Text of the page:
Oil and water really DON’T mix…
When I came into work yesterday, I found out a coworker had an ‘incident’ in the kitchen over the weekend for which he was awarded several severe burns. After a couple days of coworkers hounding him about possible infection, he’s finally making a trip to the doctor today. The large area on his arm appears to be third-degree.
The short story goes something like this. He left a pot heating on the stove filled with oil, no less – and walked upstairs and forgot about it until the smoke alarms started blaring. He ran back down to the kitchen and saw the flames, panicked, and threw a pail of water on the flames. Of course the water reacted much like gasoline when tossed on top of the grease fire, blowing the fire back at him. It severely burned the back of his forearm, his neck, and side of his face. He is extremely lucky to have gotten away with the burns he has, and that it wasn’t more severe.
In hindsight, he said he should have taken an extra second and stepped back to assess the situation. He stressed the importance to us of having a couple of extinguishers available, and checking the working condition of them regularly. It sure got me thinking – even after all the fire training we’ve had here at work, I can see me doing exactly what he did under duress. That is until now! When you come face to face with the results of a poor decision like that, it really packs a punch in the ole’ kisser.
In an emergency situation, it’s all too easy to make that snap decision you’ll regret – something I think we can compare to life itself. I know one thing, I don’t think I’ll be throwing water on a grease fire anytime soon.
The following information gathered via http://www.ehow.com
How to Put Out a Grease Fire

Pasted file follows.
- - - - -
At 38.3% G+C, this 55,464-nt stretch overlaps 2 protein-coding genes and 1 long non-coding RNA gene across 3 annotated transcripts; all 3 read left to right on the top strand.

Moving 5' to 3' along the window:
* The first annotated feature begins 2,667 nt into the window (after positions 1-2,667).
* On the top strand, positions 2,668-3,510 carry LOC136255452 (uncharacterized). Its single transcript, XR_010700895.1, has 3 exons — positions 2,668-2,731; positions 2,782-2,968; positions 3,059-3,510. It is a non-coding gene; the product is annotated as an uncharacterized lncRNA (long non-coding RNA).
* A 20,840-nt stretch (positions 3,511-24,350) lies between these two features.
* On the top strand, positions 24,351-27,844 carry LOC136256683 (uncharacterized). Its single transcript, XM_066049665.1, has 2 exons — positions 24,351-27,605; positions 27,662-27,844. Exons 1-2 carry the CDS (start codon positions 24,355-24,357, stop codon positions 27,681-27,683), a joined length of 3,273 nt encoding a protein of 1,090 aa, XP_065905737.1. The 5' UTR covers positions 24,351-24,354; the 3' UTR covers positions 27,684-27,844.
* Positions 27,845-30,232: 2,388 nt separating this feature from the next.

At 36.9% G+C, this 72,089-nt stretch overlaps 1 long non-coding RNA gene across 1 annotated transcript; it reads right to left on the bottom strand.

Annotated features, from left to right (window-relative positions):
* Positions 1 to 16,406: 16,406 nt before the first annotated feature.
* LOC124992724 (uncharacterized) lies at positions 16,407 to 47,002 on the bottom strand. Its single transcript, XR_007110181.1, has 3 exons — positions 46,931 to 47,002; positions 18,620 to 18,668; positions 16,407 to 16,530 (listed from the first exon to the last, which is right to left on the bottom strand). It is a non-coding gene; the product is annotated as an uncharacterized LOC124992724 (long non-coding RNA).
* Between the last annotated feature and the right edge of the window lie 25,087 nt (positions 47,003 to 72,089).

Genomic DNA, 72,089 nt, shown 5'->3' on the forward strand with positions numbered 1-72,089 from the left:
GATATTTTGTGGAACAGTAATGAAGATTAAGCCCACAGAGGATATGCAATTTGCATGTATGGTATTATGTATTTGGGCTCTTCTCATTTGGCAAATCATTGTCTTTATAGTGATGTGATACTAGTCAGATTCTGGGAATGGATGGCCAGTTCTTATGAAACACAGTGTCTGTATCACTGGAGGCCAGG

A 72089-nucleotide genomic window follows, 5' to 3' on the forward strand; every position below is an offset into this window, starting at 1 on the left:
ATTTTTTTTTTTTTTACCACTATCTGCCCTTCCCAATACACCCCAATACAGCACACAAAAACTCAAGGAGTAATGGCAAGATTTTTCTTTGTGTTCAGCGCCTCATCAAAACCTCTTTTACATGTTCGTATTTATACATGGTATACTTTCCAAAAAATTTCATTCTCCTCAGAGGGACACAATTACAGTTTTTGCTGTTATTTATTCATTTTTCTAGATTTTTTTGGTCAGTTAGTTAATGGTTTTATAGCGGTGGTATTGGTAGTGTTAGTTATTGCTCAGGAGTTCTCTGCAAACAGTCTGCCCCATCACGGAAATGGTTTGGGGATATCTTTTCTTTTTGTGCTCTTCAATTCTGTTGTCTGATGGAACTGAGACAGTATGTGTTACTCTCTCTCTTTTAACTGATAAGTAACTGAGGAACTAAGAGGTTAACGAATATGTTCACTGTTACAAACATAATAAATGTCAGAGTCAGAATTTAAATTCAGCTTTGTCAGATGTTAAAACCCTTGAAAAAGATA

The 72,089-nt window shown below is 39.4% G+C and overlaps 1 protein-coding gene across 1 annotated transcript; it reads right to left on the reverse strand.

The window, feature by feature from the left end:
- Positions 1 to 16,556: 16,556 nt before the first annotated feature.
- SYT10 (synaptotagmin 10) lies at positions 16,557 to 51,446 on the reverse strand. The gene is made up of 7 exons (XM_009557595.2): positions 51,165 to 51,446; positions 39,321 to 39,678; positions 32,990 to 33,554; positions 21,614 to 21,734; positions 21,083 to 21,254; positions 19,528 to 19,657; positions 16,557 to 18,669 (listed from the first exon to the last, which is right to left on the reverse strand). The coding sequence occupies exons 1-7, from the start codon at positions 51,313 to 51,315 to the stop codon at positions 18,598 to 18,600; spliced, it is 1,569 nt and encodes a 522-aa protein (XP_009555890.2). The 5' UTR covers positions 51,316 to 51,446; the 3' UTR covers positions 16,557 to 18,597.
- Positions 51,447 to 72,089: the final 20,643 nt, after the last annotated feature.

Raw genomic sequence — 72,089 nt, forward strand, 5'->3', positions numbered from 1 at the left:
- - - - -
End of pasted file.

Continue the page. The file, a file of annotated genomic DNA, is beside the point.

Don’t be caught unprepared when cooking in the kitchen. If you are working with grease or oil, it is critical that you know what to do in the event it catches fire. Should you ever find yourself faced with a grease fire in your kitchen, follow these steps to ensure that it is extinguished quickly and safely.
- Place a metal lid over the flame. Do not use glass since the heat from the fire can cause it to break.
- Smother the fire with a liberal amount of baking soda if it is relatively small and contained. Try finding a lid if possible. Because it requires so much baking soda to extinguish a fire, a lid is faster and generally more effective than baking soda.
- Spray the fire with a Class B dry chemical fire extinguisher. Use this method if it is your only option, because it will ruin food and contaminate kitchen dishes and utensils.
- Use a Class K wet chemical fire extinguisher if it is available. Though more effective for extinguishing large grease fires, these are generally found only in commercial settings.
- Call 911 immediately if the fire is not quickly extinguished or if it grows too large to be controlled. Leave immediately if you feel threatened or endangered in any way!!
I, too, probably would have immediately poured water on it, even though I know better. As you mention, it’s the urgency of the situation that would cause me to react without brain in gear. I don’t deep fry very often, maybe once in five years. Thank you for the refresher course on what to do with a grease fire. I hope your co-worker’s burns heal. Burns are painful. Blessings to you, Bonnie…
April 28, 2011 at 1:00 am
It really scared me to think of how I would’ve reacted, which would’ve been the same way. Keith has a neighbor who had burns over half of his body as a result of a grease fire and it really damaged him. Blessings to you, Carol Ann!
April 28, 2011 at 11:30 am
HI! bonnie, very pathetic to read this article…First of all i pray lord for the recovery of the affected one.
The instructions are really useful to many.
Well done good job .
April 28, 2011 at 3:49 am
Thank you for your prayers, my coworker said he was praying at night just to be able to get some sleep. I hope he continues to heal and quickly. Thanks for your kind words and for stopping in!
April 28, 2011 at 11:31 am